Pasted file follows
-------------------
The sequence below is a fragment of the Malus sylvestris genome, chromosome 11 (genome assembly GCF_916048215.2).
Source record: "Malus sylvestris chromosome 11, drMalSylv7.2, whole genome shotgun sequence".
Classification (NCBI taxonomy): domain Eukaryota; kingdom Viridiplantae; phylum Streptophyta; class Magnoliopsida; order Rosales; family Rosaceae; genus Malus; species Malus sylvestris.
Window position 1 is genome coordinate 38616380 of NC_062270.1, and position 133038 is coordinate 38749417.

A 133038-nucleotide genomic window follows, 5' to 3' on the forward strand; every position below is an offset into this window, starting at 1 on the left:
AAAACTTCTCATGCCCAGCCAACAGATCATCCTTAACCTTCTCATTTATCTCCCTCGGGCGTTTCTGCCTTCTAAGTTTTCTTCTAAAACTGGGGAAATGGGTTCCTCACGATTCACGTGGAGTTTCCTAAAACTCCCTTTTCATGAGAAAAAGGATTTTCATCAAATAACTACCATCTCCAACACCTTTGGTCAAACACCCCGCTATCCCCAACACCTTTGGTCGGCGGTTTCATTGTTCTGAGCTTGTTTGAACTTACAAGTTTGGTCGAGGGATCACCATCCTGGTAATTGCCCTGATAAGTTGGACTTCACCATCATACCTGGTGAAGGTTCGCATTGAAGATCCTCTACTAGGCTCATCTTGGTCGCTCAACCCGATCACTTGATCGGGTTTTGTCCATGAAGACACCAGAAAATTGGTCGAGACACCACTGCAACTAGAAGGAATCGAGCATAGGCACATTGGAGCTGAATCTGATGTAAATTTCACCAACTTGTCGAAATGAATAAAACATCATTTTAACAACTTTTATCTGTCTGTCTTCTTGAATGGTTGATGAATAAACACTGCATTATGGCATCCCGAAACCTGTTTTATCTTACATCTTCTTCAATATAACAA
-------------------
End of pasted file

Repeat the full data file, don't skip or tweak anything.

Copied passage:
The sequence below is a fragment of the Malus sylvestris genome, chromosome 11 (genome assembly GCF_916048215.2).
Source record: "Malus sylvestris chromosome 11, drMalSylv7.2, whole genome shotgun sequence".
Classification (NCBI taxonomy): domain Eukaryota; kingdom Viridiplantae; phylum Streptophyta; class Magnoliopsida; order Rosales; family Rosaceae; genus Malus; species Malus sylvestris.
Window position 1 is genome coordinate 38616380 of NC_062270.1, and position 133038 is coordinate 38749417.

A 133038-nucleotide genomic window follows, 5' to 3' on the forward strand; every position below is an offset into this window, starting at 1 on the left:
AAAACTTCTCATGCCCAGCCAACAGATCATCCTTAACCTTCTCATTTATCTCCCTCGGGCGTTTCTGCCTTCTAAGTTTTCTTCTAAAACTGGGGAAATGGGTTCCTCACGATTCACGTGGAGTTTCCTAAAACTCCCTTTTCATGAGAAAAAGGATTTTCATCAAATAACTACCATCTCCAACACCTTTGGTCAAACACCCCGCTATCCCCAACACCTTTGGTCGGCGGTTTCATTGTTCTGAGCTTGTTTGAACTTACAAGTTTGGTCGAGGGATCACCATCCTGGTAATTGCCCTGATAAGTTGGACTTCACCATCATACCTGGTGAAGGTTCGCATTGAAGATCCTCTACTAGGCTCATCTTGGTCGCTCAACCCGATCACTTGATCGGGTTTTGTCCATGAAGACACCAGAAAATTGGTCGAGACACCACTGCAACTAGAAGGAATCGAGCATAGGCACATTGGAGCTGAATCTGATGTAAATTTCACCAACTTGTCGAAATGAATAAAACATCATTTTAACAACTTTTATCTGTCTGTCTTCTTGAATGGTTGATGAATAAACACTGCATTATGGCATCCCGAAACCTGTTTTATCTTACATCTTCTTCAATATAACAA